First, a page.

After lugging my bags around like a strongman competitor, I sat in my hotel room in Incheon overcome with relief (and a welcomingly cold aircon). Most of my baggage made it to Korea unscathed. However, my oversized Trader Joe’s chocolate bar suffered multiple compound fractures. After heart-wrenching deliberations, I decided to do the humane thing and put it out of its misery – its dark, delicious misery.
I had a free night and a late morning before meeting my fellow teacher cohort back at the airport. Therefore, I had nothing to do but explore.
Fortunately, there was a Lotte Mart (a Korean hypermarket) just down the block. There was nothing I wanted more than to dive headfirst into the Korean shopping experience. Also, I could use a new backpack. My meat mitts carelessly broke the zipper off of mine during the flight.
When I arrived in the grocery department, my eyes widened. The three-story shopping behemoth blew me away. An astounding variety of items, blaring music, and the word “SALE” plastered everywhere within eye shot was a lot to take in. My wallet started to sweat. I patted my pocket and said, “It’s okay. Don’t be scared. We’re only here for some dinner and a little soju. I’ll protect you.”
Everything from seaweed cakes, dried and bagged squid, and an absurd amount of SPAM reminded me that I wasn’t in America anymore. After briefly forgetting again, the sight of fruit prices brought me back – 4000 won (~$4.00 USD) for a small bunch of bananas. I learned that fruit is quite pricey throughout the country. I rejoiced at the extra incentive to maintain my low-carb lifestyle.
As I perused the aisles, I noticed I was the only person wearing a backpack (luckily one zipper still worked). I also realized I was the tallest and most foreign-looking person in the store. My anxious side piped up.
“They’re watching you, man,” said Anxiety-Brain. “They think you’re stealing stuff. Why’d you bring a backpack anyway?”
I was too awestruck, sensorily inundated, and brainwashed by free samples to use proper reasoning. Therefore, I agreed with him. “We should probably buy something, just to be safe.”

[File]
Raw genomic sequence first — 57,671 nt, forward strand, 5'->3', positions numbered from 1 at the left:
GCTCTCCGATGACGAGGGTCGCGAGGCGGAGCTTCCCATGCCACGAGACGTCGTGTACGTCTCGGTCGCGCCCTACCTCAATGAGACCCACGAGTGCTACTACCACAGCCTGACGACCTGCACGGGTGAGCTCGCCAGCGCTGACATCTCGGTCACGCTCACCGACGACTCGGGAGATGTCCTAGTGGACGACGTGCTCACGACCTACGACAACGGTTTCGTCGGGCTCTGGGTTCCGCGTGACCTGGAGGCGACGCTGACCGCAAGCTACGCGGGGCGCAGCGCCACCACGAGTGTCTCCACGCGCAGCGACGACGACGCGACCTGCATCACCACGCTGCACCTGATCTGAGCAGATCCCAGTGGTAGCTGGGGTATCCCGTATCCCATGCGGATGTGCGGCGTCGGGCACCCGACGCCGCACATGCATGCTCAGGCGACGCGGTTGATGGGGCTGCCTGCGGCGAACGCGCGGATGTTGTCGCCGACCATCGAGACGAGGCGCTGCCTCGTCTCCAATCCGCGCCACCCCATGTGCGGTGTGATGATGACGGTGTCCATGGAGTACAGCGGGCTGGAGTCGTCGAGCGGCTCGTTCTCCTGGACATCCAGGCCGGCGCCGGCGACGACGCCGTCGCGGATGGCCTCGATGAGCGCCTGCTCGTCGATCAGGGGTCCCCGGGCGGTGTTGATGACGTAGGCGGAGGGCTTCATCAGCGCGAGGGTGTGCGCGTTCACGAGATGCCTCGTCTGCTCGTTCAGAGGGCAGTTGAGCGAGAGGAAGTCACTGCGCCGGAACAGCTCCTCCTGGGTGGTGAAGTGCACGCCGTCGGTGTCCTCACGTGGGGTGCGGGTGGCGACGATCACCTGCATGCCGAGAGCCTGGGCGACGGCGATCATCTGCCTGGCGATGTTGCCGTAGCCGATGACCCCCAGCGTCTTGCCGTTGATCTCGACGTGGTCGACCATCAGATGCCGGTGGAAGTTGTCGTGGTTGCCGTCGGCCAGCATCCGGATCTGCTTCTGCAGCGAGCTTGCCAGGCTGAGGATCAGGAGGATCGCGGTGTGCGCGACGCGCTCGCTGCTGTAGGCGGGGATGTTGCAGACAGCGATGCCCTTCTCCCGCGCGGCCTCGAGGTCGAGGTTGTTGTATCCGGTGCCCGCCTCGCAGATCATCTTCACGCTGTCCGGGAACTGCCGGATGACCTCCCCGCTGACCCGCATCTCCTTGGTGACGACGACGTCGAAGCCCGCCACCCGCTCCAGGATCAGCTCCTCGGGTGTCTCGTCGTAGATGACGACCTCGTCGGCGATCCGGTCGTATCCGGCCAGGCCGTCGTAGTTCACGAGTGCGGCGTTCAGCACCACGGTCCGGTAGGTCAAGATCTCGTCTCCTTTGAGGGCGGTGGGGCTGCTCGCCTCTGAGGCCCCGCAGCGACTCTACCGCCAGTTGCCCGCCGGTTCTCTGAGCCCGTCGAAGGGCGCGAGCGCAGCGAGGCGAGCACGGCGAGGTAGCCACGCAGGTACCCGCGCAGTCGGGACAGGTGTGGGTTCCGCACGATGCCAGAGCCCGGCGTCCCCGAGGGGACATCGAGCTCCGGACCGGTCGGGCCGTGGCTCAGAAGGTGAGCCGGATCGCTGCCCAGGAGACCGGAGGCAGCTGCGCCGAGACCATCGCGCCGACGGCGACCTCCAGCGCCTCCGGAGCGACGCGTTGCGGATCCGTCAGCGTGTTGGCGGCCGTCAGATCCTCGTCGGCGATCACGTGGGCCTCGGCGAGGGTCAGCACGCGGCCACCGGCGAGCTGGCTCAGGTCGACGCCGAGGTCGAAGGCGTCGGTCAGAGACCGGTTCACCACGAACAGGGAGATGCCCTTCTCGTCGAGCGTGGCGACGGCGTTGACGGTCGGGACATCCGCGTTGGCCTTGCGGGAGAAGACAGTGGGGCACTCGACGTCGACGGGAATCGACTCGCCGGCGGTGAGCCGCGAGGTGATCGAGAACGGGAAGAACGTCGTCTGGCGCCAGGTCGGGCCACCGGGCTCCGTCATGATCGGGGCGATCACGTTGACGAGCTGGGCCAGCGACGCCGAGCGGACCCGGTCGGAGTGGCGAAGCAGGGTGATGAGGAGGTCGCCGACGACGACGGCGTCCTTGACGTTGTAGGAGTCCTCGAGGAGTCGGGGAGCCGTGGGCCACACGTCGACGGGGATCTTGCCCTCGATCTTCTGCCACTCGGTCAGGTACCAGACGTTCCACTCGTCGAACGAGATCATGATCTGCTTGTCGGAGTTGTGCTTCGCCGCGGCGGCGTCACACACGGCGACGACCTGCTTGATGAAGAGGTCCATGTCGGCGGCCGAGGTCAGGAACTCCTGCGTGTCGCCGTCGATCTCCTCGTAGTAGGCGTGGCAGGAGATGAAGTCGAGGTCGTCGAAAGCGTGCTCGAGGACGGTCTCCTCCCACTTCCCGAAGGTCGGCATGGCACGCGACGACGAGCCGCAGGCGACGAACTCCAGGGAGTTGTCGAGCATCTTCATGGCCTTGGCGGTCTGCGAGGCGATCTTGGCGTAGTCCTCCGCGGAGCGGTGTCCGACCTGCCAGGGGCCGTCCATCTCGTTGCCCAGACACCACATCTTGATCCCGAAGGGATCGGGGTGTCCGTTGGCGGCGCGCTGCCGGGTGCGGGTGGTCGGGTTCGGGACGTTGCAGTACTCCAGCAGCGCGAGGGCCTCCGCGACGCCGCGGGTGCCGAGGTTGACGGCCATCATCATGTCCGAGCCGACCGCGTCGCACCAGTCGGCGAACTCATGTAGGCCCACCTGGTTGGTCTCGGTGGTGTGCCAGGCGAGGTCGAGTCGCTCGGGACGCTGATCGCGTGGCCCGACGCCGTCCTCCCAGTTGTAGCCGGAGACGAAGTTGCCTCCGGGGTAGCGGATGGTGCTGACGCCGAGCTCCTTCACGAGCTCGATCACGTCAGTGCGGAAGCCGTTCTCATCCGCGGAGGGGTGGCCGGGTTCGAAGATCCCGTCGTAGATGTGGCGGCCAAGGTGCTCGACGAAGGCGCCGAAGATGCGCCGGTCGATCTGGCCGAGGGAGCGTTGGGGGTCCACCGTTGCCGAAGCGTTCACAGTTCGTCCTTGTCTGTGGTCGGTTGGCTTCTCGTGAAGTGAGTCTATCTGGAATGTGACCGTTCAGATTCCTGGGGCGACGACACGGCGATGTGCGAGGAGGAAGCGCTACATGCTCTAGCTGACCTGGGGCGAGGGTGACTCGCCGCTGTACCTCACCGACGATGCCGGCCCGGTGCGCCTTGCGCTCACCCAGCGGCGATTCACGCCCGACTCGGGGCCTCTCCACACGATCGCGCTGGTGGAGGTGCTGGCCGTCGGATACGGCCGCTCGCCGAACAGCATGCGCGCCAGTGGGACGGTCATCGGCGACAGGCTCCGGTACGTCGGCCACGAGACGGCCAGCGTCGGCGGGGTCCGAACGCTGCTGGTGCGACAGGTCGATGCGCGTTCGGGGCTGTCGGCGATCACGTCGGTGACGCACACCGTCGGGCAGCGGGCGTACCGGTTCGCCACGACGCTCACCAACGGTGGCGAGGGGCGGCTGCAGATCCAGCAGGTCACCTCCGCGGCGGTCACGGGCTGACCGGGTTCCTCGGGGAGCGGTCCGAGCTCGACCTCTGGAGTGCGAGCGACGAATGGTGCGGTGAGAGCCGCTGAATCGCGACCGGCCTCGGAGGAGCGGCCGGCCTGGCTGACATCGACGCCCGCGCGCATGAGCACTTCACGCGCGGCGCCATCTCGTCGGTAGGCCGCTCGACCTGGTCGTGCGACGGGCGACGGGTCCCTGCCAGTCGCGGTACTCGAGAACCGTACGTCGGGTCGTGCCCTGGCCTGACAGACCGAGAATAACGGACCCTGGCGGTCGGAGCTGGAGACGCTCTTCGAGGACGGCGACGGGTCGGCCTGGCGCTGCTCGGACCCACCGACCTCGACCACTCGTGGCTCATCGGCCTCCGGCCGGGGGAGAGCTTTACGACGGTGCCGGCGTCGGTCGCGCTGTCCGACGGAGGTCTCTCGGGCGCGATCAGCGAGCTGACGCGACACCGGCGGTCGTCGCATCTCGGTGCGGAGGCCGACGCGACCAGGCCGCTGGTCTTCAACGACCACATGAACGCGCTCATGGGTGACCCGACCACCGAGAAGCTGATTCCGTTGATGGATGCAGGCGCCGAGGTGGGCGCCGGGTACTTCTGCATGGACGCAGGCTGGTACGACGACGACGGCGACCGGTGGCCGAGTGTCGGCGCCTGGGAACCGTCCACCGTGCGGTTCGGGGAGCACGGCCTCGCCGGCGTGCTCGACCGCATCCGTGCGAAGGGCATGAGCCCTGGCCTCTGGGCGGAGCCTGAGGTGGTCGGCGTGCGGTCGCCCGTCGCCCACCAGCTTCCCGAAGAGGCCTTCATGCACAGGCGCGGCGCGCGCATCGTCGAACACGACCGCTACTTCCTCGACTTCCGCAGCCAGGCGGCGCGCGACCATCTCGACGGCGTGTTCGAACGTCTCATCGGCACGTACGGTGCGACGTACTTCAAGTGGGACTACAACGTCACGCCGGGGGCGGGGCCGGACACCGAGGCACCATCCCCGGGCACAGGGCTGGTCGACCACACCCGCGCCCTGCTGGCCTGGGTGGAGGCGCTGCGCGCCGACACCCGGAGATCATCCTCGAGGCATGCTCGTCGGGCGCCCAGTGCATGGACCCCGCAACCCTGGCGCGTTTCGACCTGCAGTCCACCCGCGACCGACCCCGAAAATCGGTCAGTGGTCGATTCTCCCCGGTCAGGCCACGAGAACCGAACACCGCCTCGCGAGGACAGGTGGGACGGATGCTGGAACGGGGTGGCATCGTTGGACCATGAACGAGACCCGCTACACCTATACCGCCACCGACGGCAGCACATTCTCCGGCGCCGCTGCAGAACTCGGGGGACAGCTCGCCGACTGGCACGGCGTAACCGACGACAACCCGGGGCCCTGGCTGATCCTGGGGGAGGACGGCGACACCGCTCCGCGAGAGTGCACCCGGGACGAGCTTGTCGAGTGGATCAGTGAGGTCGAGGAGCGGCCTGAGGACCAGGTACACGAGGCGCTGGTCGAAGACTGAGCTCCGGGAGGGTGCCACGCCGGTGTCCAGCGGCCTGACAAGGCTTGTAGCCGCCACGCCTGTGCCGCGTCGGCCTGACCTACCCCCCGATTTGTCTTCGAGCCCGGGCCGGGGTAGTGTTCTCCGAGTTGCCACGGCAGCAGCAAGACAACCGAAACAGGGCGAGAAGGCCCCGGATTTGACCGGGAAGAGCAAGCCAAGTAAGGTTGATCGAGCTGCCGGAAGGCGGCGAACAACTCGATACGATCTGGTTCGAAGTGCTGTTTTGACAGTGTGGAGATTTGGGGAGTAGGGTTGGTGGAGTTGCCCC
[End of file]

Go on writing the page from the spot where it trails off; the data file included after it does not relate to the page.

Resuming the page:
I grabbed what looked like a seaweed salad. I would eat it the next morning and discover it was a cup of sliced green onions. It wreaked havoc on my breath and jeopardized my chances of make friends.
The Lotte Mart sound system oscillated between Korean pop music, a pre-recorded English-speaking man, and Korean-speaking woman reminding shoppers of Lotte Mart’s low prices and high customer satisfaction. Cute Korean jingles redolent of cartoons were sprinkled into this variegated soundscape.
Shifting my listening to the ambient chatter, I covertly eavesdropped on a young couple picking out bottles of soju and recognized my first Korean word in everyday conversation. “Co-la,” the lady said. I think they wanted Coca Cola to drink with their soju. I also thought I was an ignorant foreigner making assumptions about strangers. Either way, I smiled and pumped my fist. They looked at me like I was crazy. I was too excited to care.
Entering the checkout line, I saw packages of M&M’s for 950 won. This bummed me out, as I had bought a massive variety pack of M&M’s in the States to give to my school’s teachers and administrators. I thought I was bringing them a rare American candy. I should have known better. Mars is too smart not to take advantage of robust Asian markets. Oh well. At least I tried.
As I was checking out, I realized I forgot to grab soju.
“You done messed up,” said Anxiety-Brain.
“No, I didn’t. Shut up,” I said (not out loud, thank goodness). Anxiety-Brain wasn’t going to bully me anymore.
“We didn’t come to Korea to sit in a hotel room and drink,” I explained.” “We came here to meet people. Let’s go to a restaurant.”
After purchasing my “salad”, I figured I might as well check out the department floors before moseying off to an eatery. What I found was both predictable and surprising.
I’m used to superstores having in-store restaurants. Walmart tends to carry a Subway or McDonald’s. Some Target stores have a Starbucks. Lotte Mart had a full-fledged food court. I couldn’t believe it. Five counter-service restaurants to go along with an overwhelming variety of delicatessen and groceries? If I wasn’t careful, I knew I would bring back more than just memories from Korea (like some unwanted poundage (or kilogram-age if that’s your thing)).
In this small country, I stand in the shadows of giants. My finger at the bottom accentuates my expert photography skills.
Soju is one of the most affordable hangovers out there. (About $1.50 USD)
The bananas are so fresh they grow them right in the store. Not really, but they need to do something to justify the price.
This is the most aesthetically pleasing urinal cake arrangement I’ve ever seen. I think Mom would approve.
Free samples abound in this land of plenty.
A few locals will say that Koreans invented fried chicken. I know for an unverified fact that fried chicken was invented in Kentucky. I should know. I’m a Wildcat. In Korea, however, I just agree. Maintaining harmony is key.